I remember staring at the sun glittered on the water like thousands of jewels.

As we drove down to the wharf, the smell of the fish was so pungent in the air, you don’t get smells like that in the mountains.

The fishing boats had returned from their morning runs; sea creatures of every sort lay atop the metal tables along the ports eastern flank.

I gazed fascinated at all the fish and other animals. Then I stopped, stunned and awed at an amazing creature, all rubbery with lots of legs with suckers on them.

“Papa? What on earth is that?” I cried.

My father looked at the expression on my face and burst out laughing.

“That’s an octopus, Son. Don’t you remember we used to read to you ‘Ollie the Octopus’ when you were little?”

“Yeah, But I didn’t know they were so… gory!

My parents laughed about that all the way home.


[250 words]

Copyright: Kristian Fogarty 25/October/2018


I have also included Sheryl’s Your Daily Word Prompt: Gory



Only A Memory – A Multiple Word Prompt Story

This story is inspired by the following word prompts:



FOWC with Fandango — Bound


Today’s things are: cobra, goose, cherry pie


I still remember it to this day. It used to scare the hell out of me as a child. A stuffed Indian Cobra, with its neck flattened, as though ready to strike, used to sit bound to its wooden stand, next to the fireplace in my Grandfathers house.

I had a strange fascination with it, but it used to give me nightmares that it suddenly came alive and started chasing me. That never happened, of course.

Grandfather used to find it very amusing, he would lift me up on his lap and tell me pithy tales of growing up in India. The snake was a memento of his childhood.

“Did you kill it, Grandpa?” I once asked him. I remember his face creasing up and he laughed a great belly laugh.

“Goodness me! No. It used to belong to my Father. He bought it in the marketplace in Bombay.”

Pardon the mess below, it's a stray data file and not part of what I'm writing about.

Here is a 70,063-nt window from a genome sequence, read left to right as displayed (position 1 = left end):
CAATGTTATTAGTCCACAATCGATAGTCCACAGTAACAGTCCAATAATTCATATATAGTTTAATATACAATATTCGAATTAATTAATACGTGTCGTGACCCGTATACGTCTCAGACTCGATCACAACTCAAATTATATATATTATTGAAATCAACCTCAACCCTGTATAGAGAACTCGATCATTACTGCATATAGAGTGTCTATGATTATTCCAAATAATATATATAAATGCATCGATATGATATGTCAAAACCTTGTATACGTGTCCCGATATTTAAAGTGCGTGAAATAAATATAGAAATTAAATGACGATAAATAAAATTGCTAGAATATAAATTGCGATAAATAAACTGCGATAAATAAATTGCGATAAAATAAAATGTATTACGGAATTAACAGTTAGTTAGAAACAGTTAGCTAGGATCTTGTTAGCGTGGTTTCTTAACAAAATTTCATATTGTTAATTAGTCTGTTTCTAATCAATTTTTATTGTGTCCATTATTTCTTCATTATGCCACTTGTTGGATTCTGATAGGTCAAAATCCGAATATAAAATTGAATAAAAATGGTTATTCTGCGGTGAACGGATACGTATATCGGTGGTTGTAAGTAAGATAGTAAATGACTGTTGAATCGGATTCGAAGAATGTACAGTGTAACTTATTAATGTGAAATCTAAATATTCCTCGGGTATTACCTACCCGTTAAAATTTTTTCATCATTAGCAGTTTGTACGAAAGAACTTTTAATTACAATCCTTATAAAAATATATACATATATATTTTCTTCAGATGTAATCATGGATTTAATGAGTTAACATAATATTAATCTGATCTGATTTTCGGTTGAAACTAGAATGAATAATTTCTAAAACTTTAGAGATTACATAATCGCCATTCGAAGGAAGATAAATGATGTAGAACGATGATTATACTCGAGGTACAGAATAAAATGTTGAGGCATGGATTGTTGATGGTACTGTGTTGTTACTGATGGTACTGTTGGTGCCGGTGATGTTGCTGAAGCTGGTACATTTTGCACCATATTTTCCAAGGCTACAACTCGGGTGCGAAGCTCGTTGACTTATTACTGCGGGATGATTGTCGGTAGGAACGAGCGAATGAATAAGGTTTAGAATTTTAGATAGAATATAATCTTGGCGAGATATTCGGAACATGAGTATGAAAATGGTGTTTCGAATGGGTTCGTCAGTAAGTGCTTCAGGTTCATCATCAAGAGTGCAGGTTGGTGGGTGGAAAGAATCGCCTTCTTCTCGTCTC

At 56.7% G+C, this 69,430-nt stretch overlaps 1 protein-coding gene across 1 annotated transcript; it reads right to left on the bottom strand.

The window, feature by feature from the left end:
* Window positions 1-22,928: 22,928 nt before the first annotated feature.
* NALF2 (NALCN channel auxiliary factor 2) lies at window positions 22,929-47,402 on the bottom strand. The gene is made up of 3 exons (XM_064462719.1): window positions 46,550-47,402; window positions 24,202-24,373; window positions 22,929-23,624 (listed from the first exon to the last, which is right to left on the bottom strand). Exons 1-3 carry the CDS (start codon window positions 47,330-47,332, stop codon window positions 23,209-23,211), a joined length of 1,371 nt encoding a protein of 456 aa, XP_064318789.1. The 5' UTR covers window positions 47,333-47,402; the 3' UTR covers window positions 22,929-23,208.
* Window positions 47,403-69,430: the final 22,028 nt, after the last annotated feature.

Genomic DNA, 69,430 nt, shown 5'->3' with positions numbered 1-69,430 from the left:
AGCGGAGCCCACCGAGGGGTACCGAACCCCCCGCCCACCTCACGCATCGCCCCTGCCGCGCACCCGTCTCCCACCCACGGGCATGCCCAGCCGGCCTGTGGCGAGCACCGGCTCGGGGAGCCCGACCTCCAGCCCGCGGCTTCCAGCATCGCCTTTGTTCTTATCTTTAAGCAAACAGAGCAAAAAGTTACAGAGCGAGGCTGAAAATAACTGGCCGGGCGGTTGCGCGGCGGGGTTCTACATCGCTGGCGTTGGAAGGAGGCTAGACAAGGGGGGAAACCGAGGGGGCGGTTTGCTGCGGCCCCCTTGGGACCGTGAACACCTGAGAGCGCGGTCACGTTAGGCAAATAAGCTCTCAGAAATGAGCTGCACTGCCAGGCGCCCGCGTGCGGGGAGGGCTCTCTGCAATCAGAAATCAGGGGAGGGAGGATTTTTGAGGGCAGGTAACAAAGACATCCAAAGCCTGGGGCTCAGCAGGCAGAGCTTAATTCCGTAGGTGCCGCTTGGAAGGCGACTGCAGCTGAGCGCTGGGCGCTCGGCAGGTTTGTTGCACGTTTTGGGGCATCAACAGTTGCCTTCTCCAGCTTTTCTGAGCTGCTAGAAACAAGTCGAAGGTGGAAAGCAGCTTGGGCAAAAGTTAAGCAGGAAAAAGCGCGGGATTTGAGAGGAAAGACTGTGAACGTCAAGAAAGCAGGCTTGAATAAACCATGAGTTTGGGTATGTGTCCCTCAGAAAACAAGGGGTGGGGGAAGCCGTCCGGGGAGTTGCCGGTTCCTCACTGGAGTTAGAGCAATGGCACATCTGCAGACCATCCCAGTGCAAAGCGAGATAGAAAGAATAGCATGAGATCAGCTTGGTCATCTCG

My Grandfather always had a huge fondness for India although he’d left behind that life as a young man and came to England for work. Something else he brought with him was a love of Mango chutney. At Christmas, we always had a Goose and he used to smother his in Mango chutney.

I don’t have goose anymore, it’s not easy to come by, but after Christmas, I use up any leftover turkey by making sandwiches with mango chutney. The smell and the taste always remind me of my Grandfather, he may be absent, but he’ll always be with me.

Another memory from childhood was visiting my other living grandparent. Both my father’s mother and my mother’s father died before I was born. When I was small I used to think, ‘Why doesn’t Grandfather marry Granny then they could live in the same house and look after each other and we’d only have to visit the one place’. I never voiced that opinion, which is just as well because I can hear both my Grandfather and my Granny laughing their heads off at the thought of it.

Granny had cherry trees growing in her garden and we always used to visit her in September and she’d bake the best cherry pie I’d ever eaten. I have searched high and low ever since, but I can never find a cherry pie to match it. If only she’d written down the recipe or showed one of us how she made it, but she didn’t. The recipe is lost to the mists of time. It’s only a memory now, along with Grandfather, Granny and that horrible Cobra.

I wonder what ever happened to that horrible thing?

The End


Kristian Fogarty 31/August/2018